Pakistan: Now or Never?

Pakistan’s tribal areas; can money go where troops can’t?

January 30, 2008

Amid all the talk about whether U.S. troops would, could or should go into Pakistan’s tribal areas to track down al Qaeda and the Taliban, here are two items putting forward an alternative — that money might succeed where military power fails.

from FaithWorld:

Pakistan’s “Mother Teresa” detained by U.S. immigration

January 30, 2008

Abdul Sattar Edhi holds baby recovered from human smuggling ring, 15 March 2002

(Update: Edhi returned to Karachi on Feb. 4.)

When U.S. immigration officers question an arriving Pakistani for eight hours and seize his passport, they presumably suspect some kind of link to Islamist terrorism. Abdul Sattar Edhi, 79, "has links" to some horrifying violence, so to speak, but it's hard to imagine they're the kind that immigration officers may have suspected when they detained him at New York's Kennedy Airport on Jan. 9.

Karzai’s Ashdown snub and the Pakistan link

January 29, 2008

Last week’s offer by U.S. Defense Secretary Robert Gates to send U.S. troops to Pakistan in the face of Pakistani opposition has provoked a deluge of comments on the Internet and in the blogosphere.

America’s unwelcome offer

January 26, 2008

Brushing off Pakistan’s insistence that it does not want foreign troops on its soil, the United States says it is ready to send its soldiers to help the Pakistan army fight against Taliban and al Qaeda militants. Defense Secretary Robert GatesDefense Secretary Robert Gates said last week the United States was “ready, willing and able” to send troops to Pakistan.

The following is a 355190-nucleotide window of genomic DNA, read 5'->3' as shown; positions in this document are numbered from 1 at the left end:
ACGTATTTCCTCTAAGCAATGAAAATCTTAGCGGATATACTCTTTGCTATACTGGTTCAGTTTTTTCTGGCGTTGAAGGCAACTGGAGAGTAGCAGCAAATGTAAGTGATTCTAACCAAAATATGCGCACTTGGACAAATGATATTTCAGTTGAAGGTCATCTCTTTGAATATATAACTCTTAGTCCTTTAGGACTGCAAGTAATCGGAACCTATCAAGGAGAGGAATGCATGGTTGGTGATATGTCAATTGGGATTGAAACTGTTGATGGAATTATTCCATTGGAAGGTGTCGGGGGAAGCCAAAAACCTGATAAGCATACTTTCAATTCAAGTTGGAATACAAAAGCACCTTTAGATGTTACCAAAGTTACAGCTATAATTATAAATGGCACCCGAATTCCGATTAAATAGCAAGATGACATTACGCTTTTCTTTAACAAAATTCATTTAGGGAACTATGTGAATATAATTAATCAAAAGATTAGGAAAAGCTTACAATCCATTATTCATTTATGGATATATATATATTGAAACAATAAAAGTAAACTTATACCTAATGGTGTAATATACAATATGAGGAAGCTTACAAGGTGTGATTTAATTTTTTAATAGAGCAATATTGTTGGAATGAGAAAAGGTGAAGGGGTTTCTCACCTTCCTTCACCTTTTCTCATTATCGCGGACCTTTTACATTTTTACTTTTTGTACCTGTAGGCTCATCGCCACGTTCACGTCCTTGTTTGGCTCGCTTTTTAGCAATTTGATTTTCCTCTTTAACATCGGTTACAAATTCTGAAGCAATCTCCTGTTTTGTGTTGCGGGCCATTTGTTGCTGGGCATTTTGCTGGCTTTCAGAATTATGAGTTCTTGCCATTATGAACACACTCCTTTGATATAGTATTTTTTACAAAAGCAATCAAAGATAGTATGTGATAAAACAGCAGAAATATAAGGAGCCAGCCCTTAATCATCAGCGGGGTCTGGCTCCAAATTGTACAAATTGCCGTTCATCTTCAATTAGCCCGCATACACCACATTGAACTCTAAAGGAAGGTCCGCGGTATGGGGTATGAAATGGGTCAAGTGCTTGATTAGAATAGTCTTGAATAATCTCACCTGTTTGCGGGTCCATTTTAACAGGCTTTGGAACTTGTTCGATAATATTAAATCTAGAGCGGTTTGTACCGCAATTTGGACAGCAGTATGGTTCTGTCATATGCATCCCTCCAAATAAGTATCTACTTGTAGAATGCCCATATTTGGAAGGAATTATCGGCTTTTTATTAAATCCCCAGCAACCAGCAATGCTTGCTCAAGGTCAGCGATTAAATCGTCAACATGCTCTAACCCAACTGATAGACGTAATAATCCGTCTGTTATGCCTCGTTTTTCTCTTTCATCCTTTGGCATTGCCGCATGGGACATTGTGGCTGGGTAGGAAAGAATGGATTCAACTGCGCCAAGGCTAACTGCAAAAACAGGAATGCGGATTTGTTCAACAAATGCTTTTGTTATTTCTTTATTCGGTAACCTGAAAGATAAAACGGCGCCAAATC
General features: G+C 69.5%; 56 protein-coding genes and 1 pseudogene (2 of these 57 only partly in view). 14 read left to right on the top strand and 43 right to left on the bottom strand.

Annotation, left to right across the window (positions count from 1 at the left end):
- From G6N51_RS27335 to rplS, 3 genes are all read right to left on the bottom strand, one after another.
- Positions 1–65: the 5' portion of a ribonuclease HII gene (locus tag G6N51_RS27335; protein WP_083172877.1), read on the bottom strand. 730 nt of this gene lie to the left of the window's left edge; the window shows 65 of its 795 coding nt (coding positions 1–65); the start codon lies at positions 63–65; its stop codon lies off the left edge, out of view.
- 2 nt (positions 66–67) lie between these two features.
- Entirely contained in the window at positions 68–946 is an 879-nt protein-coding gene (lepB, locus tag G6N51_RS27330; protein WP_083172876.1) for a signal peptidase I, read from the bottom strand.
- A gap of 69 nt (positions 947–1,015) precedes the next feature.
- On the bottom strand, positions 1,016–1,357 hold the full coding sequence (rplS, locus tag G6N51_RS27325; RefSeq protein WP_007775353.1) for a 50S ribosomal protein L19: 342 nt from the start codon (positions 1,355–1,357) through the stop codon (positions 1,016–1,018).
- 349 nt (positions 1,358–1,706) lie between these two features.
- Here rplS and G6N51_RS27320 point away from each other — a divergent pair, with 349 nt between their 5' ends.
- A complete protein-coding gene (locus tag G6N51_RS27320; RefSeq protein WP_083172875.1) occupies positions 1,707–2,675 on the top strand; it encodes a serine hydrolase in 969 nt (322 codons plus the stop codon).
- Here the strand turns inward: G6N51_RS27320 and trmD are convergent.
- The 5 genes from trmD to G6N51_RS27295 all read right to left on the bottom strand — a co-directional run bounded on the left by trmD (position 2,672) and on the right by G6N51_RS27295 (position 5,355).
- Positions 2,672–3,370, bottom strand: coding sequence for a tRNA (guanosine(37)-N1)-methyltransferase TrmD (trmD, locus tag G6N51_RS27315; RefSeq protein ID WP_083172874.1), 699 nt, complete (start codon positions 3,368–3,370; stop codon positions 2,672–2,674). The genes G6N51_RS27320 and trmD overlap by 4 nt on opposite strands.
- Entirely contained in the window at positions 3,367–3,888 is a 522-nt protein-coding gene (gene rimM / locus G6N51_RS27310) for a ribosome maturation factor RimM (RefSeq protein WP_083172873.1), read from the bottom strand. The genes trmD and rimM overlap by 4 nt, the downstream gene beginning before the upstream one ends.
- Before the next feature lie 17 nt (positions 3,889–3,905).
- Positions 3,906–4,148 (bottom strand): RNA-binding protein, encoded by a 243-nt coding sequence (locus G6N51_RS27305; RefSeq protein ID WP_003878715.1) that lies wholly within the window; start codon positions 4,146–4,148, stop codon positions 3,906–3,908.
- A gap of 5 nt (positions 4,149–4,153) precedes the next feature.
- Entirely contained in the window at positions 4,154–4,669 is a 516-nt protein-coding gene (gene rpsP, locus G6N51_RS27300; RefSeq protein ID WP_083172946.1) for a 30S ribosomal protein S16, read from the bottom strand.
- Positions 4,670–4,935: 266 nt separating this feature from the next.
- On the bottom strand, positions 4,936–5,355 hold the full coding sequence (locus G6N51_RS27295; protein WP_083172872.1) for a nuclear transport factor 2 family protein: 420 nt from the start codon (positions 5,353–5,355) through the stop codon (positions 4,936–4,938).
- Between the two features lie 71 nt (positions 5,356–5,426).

Lawyers’ brief

January 25, 2008

With the father of the nation, Mohammad Ali Jinnah, himself a lawyer, the legal profession has a certain resonance in Pakistan that it does not have elsewhere. But the lawyers’ movement which led the opposition to President Pervez Musharraf last year had slipped off the front pages with the death of Benazir Bhutto. This week, a number of people have pushed the issue forward again.

So what did happen after 9/11?

January 23, 2008

With apologies to those out there who are not fans of India’s first prime minister, here is an interesting quote attributed to Jawaharlal Nehru: “You don’t change the course of history by turning the faces of portraits to the wall.”

Flour power

January 23, 2008

Soldiers guarding Karachi flour mill

While the outside world debates who killed Benazir Bhutto and why, inside Pakistan the shortage of flour is beginning to dominate people’s thoughts ahead of the Feb. 18 election. Reuters China Economics Editor Alan Wheatley highlighted quite how important food supplies are becoming with a piece on Sunday saying that across Asia food is the new oil.

from FaithWorld:

Growing gap seen between Western, Muslim countries — Davos poll

January 21, 2008

High security surrounds Davos, site of the World Economic Forum, 21 Jan. 2008/Stefan WermuthMost people in Muslim and Western countries believe divisions between them are worsening and each side believes the other disrespects their culture, according to a poll released on Monday.

Pakistan: Now or Never?

January 20, 2008

In a 1933 pamphlet, Choudhary Rahmat Ali — credited with coining the name of Pakistan — called on fellow Muslims in the Indian subcontinent to set up a separate nation. His pamphlet titled “Now or Never” argued that Indian Muslims risked losing their heritage if they did not fight for their own country. “Either we live or perish for ever,” he wrote.Child throws petals at Bhutto’s grave